Wednesday night before my presentation, I was pacing around my hotel room. My friends on Fitbit were like, “How many steps do you have?” I was like “Yeah, 26,000,” because it was all just like pacing around doing the presentation. For some reason, I’ll think a lot of times, “Well I’m behind these other presenters, and I just have to prepare more because I haven’t done it that much.”

That’s so silly, because anybody who is going to do it well has to prepare, and that’s what he said. It’s a lot of walking around, saying the stories out loud so that he said them over and over again. He talked about how where he lives in California, he’ll go and park and walk up and down the beach, saying the stories out loud to himself, and people look at him like he’s crazy.

It’s not like you reach this level of success, and then you can stop working so hard or you can slack off a little bit. I’m sure he prepares just as hard now and just as intensely now as he ever has, and it shows. You don’t get to deliver that impressive of a presentation with that kind of impact and that kind of cadence and how natural it seemed without putting in a lot of work.

Demian Farnworth: I have to confess, after seeing him, I was like, “You know what? That almost makes me want to be a speaker in a sense.” If I was to be one I’d want to be a Henry Rollins speaker, like him.

Jerod Morris: Why don’t you do it? Put a period at the end of that.

Demian Farnworth: Okay, we’ll get through the podcasting first.

Jerod Morris: That’s right, but it was great. And you are right — if you ever get the chance to see him, see him. I was not familiar with him at all.

There is a post I’m going to link to also in the show notes. It’s called ’The Iron.’ A lot of people have probably seen this, and I had actually seen this post before, but it talks about his relationship with weightlifting and how it was such an important part of him developing a self-identity early on. It’s brilliant. Whether you are a weightlifter or not, it’s brilliant.

He’s a man whose ideas will infuse you with empowerment and inspiration, and they’ll become a little voice in your head that won’t accept excuses anymore, even when you want to give them. That’s a powerful person to be for other people.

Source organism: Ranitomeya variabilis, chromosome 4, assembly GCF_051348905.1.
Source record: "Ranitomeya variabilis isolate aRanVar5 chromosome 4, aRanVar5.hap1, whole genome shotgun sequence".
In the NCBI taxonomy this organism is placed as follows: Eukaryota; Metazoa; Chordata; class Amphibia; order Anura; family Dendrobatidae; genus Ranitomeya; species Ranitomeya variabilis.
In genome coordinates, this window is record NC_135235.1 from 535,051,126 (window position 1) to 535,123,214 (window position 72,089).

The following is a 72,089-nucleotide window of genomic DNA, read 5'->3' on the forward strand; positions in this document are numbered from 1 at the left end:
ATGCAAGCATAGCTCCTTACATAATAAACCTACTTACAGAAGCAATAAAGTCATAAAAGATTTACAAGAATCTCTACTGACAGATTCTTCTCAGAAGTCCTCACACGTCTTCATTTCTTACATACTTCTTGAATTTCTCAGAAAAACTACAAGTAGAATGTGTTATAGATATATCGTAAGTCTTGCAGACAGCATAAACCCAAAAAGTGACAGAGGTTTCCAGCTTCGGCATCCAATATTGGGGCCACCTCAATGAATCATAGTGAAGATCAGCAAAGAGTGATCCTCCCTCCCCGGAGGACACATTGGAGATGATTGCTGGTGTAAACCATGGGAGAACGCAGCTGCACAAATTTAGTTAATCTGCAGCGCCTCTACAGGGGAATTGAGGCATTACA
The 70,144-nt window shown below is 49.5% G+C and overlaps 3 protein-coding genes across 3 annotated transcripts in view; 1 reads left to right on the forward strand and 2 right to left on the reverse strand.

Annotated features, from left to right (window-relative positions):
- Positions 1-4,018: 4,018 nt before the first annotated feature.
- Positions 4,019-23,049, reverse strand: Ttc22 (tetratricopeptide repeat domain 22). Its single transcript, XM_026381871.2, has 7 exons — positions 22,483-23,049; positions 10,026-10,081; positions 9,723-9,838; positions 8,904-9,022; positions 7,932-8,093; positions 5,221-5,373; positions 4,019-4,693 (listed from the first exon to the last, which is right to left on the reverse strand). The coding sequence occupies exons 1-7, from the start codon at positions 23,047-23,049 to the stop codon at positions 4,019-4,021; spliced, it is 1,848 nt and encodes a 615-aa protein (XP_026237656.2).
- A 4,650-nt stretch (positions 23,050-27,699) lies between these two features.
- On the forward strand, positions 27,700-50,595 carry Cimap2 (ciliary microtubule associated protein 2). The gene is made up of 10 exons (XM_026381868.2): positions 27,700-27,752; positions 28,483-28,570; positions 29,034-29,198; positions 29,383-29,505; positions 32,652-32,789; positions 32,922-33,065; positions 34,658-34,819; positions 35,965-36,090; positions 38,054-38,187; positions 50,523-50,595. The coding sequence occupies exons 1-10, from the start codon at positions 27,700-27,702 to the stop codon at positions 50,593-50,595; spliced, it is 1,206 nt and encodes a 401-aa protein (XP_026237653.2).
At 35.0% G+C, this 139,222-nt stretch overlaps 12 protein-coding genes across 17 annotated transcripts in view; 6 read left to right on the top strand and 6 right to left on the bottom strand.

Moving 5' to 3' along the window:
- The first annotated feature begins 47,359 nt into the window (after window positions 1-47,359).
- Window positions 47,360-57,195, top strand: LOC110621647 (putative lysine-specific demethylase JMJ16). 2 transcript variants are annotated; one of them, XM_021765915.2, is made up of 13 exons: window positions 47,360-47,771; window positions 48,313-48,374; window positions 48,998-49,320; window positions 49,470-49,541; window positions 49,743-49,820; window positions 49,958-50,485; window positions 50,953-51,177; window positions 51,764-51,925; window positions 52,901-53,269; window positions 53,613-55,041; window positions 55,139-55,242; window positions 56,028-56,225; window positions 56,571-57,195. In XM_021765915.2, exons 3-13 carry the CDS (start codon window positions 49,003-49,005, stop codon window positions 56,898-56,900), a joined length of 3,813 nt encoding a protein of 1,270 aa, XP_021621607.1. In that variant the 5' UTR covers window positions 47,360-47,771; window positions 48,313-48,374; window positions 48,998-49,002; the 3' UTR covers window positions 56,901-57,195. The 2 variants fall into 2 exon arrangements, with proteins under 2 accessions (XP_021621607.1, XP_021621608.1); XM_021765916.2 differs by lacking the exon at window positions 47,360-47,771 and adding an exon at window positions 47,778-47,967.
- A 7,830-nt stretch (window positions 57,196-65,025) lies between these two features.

Demian Farnworth: That’s right.

Jerod Morris: Henry Rollins. He’s great.

Demian Farnworth: Yeah, absolutely. Anything else?

Jerod Morris: That’s all I had. It was a good conference, a fun conference.

Demian Farnworth: Yeah. Let’s close on this. Friday night we went out to dinner with Pamela, a bunch of people. We were walking back — me, Pamela, another gal named Maria, who I think was friends of Sonia. On the corner, there were two gals with little tables, and typewriters on top of these little tables, just piping away on cigarettes. They were like, “Pick a topic, and we’ll write a poem for you.” I was like, “We’ve got to do this.” I stopped, and they said, “I need a topic,” and this gal, she is just chain-smoking, and she looks just like a ‘50s writer. I’m like, “Okay, topic, topic, topic — skinny jeans.”

I’m going to close by reading the poem that she wrote me on skinny jeans. Can I do that?

Jerod Morris: Absolutely. The floor is yours.

Demian Farnworth: Would that be appropriate? Okay, so this gal’s name is Abigail Mott.

Skinny jeans, in awe
Toothpick legs, all shimmied, no sweat.
Blue seams, running jet sets,
“How do you walk in these things?” I wonder and tip my hat
To your squishy butt, walking miles, backdoor advertising like that.
Who needs tights, when you have skinny jeans to lop off one leggy leg at a time?

That was my little on-the-spot right there from Abigail Mott. Thank you Abigail, thank you Denver, thank you Henry Rollins, and thank you Jerod Morris.

Jerod Morris: Thank you, Demian Farnworth, and thank you, listener, for sharing this episode with us and the last episode as well. It’s fun for us to be able to share our experiences from Denver.

Demian Farnworth: That’s right. Now we are back on to our little content syndication series.

Jerod Morris: That’s right. Yeah, we’ll resume that series next week.

Demian Farnworth: All right, buddy. Good talking to you, man.

Jerod Morris: Beautiful. I miss you already, Demian.

Demian Farnworth: Oh, I need a tissue. See you, Jerod.

Jerod Morris: Bye man, bye. Thank you so much for tuning in to this episode of The Lede. We always appreciate it, and we will be right back here next week with another brand new episode for you.

One quick request before you go. If you’ve been listening to the show, if you enjoy it, if you are learning a lot from these episodes, we would greatly appreciate a rating or a review on iTunes. If you could do that for us, that would be wonderful, and then we’d love for you to send us a Tweet after that: @jerodmorris, @demianfarnworth. Let us know what you think of the show. We always appreciate your feedback. All right, everybody. Thanks again for listening. We will talk to you next week.